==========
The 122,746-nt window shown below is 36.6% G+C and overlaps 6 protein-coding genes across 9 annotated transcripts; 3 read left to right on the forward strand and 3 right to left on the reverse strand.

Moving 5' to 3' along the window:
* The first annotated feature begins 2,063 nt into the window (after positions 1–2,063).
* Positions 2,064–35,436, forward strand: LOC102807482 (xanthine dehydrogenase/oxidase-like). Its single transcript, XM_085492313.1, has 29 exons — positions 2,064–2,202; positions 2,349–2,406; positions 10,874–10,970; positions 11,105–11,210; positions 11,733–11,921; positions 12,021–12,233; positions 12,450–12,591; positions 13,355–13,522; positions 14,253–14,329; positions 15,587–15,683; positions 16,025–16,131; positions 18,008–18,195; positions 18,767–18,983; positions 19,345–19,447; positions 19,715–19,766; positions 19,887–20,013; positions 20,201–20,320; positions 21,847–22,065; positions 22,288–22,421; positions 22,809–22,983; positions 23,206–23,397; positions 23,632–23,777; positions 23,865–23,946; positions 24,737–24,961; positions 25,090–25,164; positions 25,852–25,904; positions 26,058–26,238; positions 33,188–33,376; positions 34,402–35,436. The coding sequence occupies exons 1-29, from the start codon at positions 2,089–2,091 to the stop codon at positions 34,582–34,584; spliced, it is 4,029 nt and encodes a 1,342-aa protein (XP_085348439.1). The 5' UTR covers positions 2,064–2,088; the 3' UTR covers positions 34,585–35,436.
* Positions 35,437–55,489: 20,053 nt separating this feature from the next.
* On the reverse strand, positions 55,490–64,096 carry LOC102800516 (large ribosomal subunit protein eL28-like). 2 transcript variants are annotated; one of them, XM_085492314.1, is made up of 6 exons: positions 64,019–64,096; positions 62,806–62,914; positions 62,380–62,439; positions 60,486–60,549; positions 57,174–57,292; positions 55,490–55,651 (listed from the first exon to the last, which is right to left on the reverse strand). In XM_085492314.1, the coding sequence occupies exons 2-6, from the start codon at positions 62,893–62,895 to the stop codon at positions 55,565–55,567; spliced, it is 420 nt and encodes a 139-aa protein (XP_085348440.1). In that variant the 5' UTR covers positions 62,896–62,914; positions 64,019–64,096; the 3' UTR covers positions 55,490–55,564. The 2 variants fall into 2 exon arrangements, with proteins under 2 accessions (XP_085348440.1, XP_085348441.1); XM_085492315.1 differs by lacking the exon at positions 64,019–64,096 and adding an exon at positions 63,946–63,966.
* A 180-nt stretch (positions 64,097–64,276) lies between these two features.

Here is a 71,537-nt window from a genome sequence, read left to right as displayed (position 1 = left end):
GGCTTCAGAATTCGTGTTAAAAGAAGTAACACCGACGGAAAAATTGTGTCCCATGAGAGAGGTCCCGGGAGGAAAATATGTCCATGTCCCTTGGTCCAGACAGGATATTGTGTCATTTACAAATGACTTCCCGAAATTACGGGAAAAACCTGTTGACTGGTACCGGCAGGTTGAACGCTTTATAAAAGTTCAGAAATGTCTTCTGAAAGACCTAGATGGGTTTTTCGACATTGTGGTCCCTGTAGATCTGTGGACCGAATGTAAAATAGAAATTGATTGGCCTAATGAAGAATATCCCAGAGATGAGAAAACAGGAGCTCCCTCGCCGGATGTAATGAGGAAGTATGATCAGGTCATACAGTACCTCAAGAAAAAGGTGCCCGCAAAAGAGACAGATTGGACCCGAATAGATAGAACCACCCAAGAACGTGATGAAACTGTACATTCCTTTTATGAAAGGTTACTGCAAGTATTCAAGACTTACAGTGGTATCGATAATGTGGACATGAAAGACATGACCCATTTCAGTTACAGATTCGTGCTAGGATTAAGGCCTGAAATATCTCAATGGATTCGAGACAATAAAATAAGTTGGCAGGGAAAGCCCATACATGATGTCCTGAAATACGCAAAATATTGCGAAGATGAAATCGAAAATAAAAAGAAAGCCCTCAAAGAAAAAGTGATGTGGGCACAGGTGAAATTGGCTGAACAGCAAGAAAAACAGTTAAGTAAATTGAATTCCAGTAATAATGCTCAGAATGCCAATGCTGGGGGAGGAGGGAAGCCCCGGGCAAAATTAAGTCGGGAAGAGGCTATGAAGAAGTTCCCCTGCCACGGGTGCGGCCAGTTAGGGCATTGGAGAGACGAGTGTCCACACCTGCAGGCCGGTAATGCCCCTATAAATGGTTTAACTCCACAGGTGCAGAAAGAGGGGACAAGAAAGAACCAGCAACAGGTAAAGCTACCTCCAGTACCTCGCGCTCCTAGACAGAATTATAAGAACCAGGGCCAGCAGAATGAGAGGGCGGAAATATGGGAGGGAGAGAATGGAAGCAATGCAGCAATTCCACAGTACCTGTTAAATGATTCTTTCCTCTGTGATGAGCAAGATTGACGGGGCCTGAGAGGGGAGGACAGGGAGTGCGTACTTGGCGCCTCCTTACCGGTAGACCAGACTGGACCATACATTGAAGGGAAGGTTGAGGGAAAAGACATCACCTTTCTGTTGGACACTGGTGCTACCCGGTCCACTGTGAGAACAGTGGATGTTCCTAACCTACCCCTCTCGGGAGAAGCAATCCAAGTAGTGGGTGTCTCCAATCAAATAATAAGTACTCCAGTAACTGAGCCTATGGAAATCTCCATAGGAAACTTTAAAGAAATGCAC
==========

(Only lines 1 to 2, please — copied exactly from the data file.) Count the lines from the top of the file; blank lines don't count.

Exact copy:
The 122,746-nt window shown below is 36.6% G+C and overlaps 6 protein-coding genes across 9 annotated transcripts; 3 read left to right on the forward strand and 3 right to left on the reverse strand.

Moving 5' to 3' along the window: